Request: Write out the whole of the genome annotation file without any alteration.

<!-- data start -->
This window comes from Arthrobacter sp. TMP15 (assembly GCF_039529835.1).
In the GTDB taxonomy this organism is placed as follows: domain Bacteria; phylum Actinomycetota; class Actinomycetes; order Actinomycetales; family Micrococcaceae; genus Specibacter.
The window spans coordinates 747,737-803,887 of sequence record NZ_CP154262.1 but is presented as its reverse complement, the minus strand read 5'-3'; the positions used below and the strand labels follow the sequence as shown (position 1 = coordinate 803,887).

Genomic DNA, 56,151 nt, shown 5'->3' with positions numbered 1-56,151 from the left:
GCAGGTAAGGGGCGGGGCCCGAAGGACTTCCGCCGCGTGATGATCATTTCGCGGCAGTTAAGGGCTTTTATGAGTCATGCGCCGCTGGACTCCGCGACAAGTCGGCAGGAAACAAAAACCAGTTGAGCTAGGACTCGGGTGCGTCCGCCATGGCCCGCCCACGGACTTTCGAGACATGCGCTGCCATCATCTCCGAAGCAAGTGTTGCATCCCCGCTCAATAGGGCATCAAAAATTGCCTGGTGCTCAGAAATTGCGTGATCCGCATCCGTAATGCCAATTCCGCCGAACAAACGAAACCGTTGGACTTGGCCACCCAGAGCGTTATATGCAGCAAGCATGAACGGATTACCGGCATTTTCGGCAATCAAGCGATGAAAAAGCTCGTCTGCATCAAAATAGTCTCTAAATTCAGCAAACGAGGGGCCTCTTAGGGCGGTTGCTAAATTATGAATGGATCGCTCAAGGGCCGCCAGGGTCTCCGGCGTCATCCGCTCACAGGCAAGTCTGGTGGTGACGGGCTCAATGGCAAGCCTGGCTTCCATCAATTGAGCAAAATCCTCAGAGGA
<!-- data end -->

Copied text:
This window comes from Arthrobacter sp. TMP15 (assembly GCF_039529835.1).
In the GTDB taxonomy this organism is placed as follows: domain Bacteria; phylum Actinomycetota; class Actinomycetes; order Actinomycetales; family Micrococcaceae; genus Specibacter.
The window spans coordinates 747,737-803,887 of sequence record NZ_CP154262.1 but is presented as its reverse complement, the minus strand read 5'-3'; the positions used below and the strand labels follow the sequence as shown (position 1 = coordinate 803,887).

Genomic DNA, 56,151 nt, shown 5'->3' with positions numbered 1-56,151 from the left:
GCAGGTAAGGGGCGGGGCCCGAAGGACTTCCGCCGCGTGATGATCATTTCGCGGCAGTTAAGGGCTTTTATGAGTCATGCGCCGCTGGACTCCGCGACAAGTCGGCAGGAAACAAAAACCAGTTGAGCTAGGACTCGGGTGCGTCCGCCATGGCCCGCCCACGGACTTTCGAGACATGCGCTGCCATCATCTCCGAAGCAAGTGTTGCATCCCCGCTCAATAGGGCATCAAAAATTGCCTGGTGCTCAGAAATTGCGTGATCCGCATCCGTAATGCCAATTCCGCCGAACAAACGAAACCGTTGGACTTGGCCACCCAGAGCGTTATATGCAGCAAGCATGAACGGATTACCGGCATTTTCGGCAATCAAGCGATGAAAAAGCTCGTCTGCATCAAAATAGTCTCTAAATTCAGCAAACGAGGGGCCTCTTAGGGCGGTTGCTAAATTATGAATGGATCGCTCAAGGGCCGCCAGGGTCTCCGGCGTCATCCGCTCACAGGCAAGTCTGGTGGTGACGGGCTCAATGGCAAGCCTGGCTTCCATCAATTGAGCAAAATCCTCAGAGGA